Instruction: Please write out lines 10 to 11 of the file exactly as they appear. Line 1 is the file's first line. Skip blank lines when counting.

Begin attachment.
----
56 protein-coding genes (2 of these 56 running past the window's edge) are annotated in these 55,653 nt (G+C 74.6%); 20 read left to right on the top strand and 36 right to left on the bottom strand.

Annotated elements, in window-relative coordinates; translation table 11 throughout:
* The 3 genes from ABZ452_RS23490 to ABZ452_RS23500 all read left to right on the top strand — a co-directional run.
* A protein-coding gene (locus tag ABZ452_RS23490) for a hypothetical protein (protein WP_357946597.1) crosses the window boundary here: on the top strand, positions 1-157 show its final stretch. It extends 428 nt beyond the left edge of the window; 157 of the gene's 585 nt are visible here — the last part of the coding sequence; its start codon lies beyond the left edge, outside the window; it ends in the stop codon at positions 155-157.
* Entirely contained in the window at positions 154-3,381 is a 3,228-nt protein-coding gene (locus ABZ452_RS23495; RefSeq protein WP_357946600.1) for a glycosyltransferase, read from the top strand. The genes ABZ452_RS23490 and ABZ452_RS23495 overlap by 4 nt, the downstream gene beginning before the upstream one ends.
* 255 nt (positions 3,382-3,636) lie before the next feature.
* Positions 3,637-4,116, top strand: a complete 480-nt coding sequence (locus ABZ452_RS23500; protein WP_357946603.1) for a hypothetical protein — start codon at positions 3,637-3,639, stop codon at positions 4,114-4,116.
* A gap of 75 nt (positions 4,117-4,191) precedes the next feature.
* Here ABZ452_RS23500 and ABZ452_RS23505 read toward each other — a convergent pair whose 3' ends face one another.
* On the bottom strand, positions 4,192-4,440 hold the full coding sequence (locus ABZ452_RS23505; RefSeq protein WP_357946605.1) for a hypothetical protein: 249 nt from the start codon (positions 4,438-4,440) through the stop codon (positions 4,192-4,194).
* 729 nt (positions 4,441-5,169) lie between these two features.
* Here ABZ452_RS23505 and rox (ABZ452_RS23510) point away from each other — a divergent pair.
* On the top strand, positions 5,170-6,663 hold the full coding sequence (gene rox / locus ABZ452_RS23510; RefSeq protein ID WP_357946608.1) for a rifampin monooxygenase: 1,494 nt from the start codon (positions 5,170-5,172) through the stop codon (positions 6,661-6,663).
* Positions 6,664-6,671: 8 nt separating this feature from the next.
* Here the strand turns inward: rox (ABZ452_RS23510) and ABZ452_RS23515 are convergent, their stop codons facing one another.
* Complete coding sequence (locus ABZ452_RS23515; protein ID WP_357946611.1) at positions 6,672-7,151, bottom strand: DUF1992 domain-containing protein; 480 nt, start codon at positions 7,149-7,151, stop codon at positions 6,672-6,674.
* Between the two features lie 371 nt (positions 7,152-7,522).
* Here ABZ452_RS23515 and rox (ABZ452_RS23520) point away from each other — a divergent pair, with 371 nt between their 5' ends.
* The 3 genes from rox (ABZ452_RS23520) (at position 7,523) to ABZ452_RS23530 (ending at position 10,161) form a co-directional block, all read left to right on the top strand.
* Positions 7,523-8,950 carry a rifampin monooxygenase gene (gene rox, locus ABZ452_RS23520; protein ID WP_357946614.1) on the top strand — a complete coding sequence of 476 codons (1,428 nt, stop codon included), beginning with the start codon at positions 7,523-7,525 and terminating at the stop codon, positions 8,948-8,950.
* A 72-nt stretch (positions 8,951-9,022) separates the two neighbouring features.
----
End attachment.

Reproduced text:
* On the bottom strand, positions 4,192-4,440 hold the full coding sequence (locus ABZ452_RS23505; RefSeq protein WP_357946605.1) for a hypothetical protein: 249 nt from the start codon (positions 4,438-4,440) through the stop codon (positions 4,192-4,194).
* 729 nt (positions 4,441-5,169) lie between these two features.